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Body Positioning Questions


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Hello, former CSS student here :) I have been riding track for just a little over two years and although I have improved a lot I am told my body positioning is not quite right.

 

I feel comfortable with my hangoff style, but if I am doing something wrong that is affecting my performance I would surely like to know. Here is my question. Is body positioning so incredibly important as most people make it out to be? I have heard things like "your spine should be perfectly parallel to the bike" etc. yet I have seen pictures of Doohan and Bayliss with a spine positioned crooked to the axis of the bike. What is the truth to this?

 

My second question is regarding the pics of myself I have attached below. What do you think I should change? I have been told that I hang off too much, I feel comfortable doing it, so is this necessarily a bad thing?

 

Thanks very much, any advice is appreciated :D Planning to sign up for CSS Level 2 soon!

 

bp1.jpg

bp2.jpg

bp3.jpg

 

- Kevin

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Hi

 

Keith mentions in one of the Twist books that Doohan 'breaks the rules'. For most riders it seems that getting securely 'locked on' to the bike in the turn using the outside knee and arm aids them in several important ways- you are comfortable, your arms do approximately zero work in the turn, you are not as likely to pull on the bars when actaully in the turn and track bumps/ripples are less likely to upset you/ the bike. If you are crooked on the bike it gets harder to 'lock on'.

 

Doesn't look to me like your arse is off too much but you have left your shoulders behind somewhat. Certainly appears you look well into the turn- in pic #1 anyway.

 

I'm just noticing that the tread on the tire is clearly visible- hell of a photo.

 

You will be pleased to know there is a level 2 off-track drill- the Lean Bike- that addresses hanging off directly and precisely.

 

get yersel to level 2 and try it!

 

Good luck

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if you are "crossed up" on the bike (i.e. not parallel), it causes a number of stability issues. so, yes, it is very important. if you ride at a level like bayliss or doohan, you can probably compensate pretty well for those issues (but there are very few riders at the top level that use a body position like those two). if you aren't quite that good, it is much easier just to use the correct body position. if you are that good, there is a very good chance using a non-crossed up position will help you go even faster.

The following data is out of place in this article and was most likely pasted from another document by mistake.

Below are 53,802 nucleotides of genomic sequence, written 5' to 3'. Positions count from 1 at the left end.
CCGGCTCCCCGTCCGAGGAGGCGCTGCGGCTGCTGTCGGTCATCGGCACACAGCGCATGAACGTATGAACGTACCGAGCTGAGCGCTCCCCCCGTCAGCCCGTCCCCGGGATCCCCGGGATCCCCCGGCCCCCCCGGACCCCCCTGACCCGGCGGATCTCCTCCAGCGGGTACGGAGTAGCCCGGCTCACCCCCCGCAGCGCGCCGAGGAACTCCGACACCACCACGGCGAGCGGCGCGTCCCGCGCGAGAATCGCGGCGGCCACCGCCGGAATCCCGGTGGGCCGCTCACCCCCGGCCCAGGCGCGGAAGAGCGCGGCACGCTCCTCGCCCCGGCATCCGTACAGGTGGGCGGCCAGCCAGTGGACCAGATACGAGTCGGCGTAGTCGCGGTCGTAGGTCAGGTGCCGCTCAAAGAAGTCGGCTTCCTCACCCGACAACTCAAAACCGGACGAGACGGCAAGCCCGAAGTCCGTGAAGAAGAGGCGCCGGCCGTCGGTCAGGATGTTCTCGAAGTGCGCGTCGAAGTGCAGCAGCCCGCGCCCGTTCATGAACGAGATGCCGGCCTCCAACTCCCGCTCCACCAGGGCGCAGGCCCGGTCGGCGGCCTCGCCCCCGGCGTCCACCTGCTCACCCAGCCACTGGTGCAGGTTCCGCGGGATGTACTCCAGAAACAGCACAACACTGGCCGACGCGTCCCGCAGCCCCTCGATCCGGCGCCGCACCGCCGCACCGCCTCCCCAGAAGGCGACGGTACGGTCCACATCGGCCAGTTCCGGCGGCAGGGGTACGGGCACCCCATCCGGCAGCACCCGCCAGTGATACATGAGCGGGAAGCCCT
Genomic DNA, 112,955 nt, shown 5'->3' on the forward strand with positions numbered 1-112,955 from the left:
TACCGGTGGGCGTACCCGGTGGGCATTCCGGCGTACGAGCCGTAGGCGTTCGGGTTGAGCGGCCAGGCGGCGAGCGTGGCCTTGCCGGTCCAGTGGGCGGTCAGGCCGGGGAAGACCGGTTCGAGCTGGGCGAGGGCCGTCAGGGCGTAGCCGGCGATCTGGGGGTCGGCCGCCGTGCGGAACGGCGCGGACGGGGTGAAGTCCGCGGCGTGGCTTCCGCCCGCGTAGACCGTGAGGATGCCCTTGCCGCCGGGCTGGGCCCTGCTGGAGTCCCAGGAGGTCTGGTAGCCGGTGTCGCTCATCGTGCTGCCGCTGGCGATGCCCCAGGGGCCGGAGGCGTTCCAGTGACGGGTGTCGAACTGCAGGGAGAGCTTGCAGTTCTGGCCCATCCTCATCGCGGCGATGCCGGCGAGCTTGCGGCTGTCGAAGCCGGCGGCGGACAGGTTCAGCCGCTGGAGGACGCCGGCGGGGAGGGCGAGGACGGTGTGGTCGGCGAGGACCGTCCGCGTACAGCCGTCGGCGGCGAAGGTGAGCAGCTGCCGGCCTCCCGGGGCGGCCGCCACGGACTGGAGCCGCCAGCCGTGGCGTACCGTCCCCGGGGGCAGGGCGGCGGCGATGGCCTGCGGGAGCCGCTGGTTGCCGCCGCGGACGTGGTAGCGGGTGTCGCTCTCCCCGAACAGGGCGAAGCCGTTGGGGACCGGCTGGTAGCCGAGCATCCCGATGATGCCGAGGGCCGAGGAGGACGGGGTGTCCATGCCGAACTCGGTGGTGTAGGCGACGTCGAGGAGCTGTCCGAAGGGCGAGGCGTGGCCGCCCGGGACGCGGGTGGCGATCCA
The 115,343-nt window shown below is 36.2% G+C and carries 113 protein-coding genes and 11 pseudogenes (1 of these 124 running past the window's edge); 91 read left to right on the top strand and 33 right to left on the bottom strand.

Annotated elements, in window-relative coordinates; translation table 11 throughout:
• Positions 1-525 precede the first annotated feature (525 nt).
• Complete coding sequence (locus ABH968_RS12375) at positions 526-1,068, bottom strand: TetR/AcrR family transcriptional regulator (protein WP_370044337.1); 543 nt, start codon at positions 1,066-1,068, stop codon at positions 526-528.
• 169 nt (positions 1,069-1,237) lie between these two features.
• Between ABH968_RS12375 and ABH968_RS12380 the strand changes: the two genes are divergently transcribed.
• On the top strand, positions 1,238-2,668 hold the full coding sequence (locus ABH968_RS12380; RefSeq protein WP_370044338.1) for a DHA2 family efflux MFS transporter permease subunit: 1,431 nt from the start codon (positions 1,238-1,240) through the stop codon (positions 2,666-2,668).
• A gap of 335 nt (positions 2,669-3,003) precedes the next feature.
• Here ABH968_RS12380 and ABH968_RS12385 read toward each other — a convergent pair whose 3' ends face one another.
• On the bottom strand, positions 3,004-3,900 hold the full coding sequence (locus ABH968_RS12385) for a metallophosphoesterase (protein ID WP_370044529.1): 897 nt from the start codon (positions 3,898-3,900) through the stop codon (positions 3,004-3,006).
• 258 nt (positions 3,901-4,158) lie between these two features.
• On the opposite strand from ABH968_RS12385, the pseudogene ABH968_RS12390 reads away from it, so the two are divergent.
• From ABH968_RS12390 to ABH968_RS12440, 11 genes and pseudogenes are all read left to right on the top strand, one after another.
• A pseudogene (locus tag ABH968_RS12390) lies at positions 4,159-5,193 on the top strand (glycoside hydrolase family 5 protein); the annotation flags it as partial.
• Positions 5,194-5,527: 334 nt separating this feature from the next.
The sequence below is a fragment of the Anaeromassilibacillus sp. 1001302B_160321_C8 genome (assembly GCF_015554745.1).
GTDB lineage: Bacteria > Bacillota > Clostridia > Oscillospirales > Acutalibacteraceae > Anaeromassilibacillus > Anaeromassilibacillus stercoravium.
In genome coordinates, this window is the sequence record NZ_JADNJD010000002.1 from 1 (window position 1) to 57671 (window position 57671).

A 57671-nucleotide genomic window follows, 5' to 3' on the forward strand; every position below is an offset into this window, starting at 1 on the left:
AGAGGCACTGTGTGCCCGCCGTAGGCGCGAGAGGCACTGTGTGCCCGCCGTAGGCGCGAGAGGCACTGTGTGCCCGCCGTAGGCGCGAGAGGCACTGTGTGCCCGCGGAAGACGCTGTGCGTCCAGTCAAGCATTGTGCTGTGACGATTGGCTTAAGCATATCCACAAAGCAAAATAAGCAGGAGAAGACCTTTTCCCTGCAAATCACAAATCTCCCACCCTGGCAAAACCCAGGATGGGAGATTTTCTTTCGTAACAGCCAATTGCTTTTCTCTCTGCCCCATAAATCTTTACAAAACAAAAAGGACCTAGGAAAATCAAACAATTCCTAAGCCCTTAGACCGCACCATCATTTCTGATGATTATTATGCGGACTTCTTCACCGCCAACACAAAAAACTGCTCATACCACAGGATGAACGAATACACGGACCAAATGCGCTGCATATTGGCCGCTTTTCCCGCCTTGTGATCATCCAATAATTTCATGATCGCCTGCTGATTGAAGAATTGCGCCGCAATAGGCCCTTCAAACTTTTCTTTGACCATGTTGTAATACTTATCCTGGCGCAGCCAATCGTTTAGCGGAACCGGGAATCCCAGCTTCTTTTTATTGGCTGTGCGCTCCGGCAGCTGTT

level 2, and esp. level 3 will answer all of your body position questions and more...look forward to seeing you in class!

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Will we be allowed to experiment with body positioning at all in Level 1? I'd like to know so I don't get pulled over for doing it and I'm already all signed up for the June 12 class.

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Blue,

You ask: "Will we be allowed to experiment with body positioning at all in Level 1?"

The simple answer is yes...and no.

 

I don't think that your instructor will pull you over to comment on your body position (unless you are doing something really unsafe) but they will want to know how you are doing with your Level I drills. It has been my experience that the School really knows how to teach cornering; if you allow them to take you through the progression of drills that they have perfected over many years and many thousands of other students, you will be amazed with how much your riding (read cornering) will improve.

 

The drills build upon each other so jumping ahead to body position before you have the foundation concepts will only confuse you. But can you experiment? My guess is yes but don't be disappointed if you don't get feedback on your body position experiments. Frankly, you may have to unlearn them once you advance to the upper levels but that is just my personal opinion.

 

Good luck!

 

Kevin Kane

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Thanks, Kevin. I appreciate the heads-up. I'm planning on trying out some of the body position techniques I've learned about but I will definitely not allow it to overcome or supercede the drills and the purpose of being on the track. I put my faith in the school and the curriculum to help me become a better rider and in no way would I attempt to derail the system by focusing on my body position.

 

Anyway, I'm really looking forward to next Saturday. Hope to see everyone there!

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Speaking of body position, Why do people (yes, I am talking about myself) have "good" sides" and bad sides. I am MUCH more comfortable hanging off in left hand turns vs. right hand turns. When I have steep lean angles to the right, I feel like I am "falling" off of the bike and working more on that than proper cornering technique?

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As far as left and right sides I suppose it also has to do with being left handed and right handed. There are just somethings you will never do exactly the same on either side but I'm sure you can make it work either way. I'm left-handed, but somehow I feel more comfortable leaning to the right and hanging off to the right. I don't know, maybe it's psychological. I believe this question has been addressed by Mr. Code himself, if not in this forum then possibly the books.

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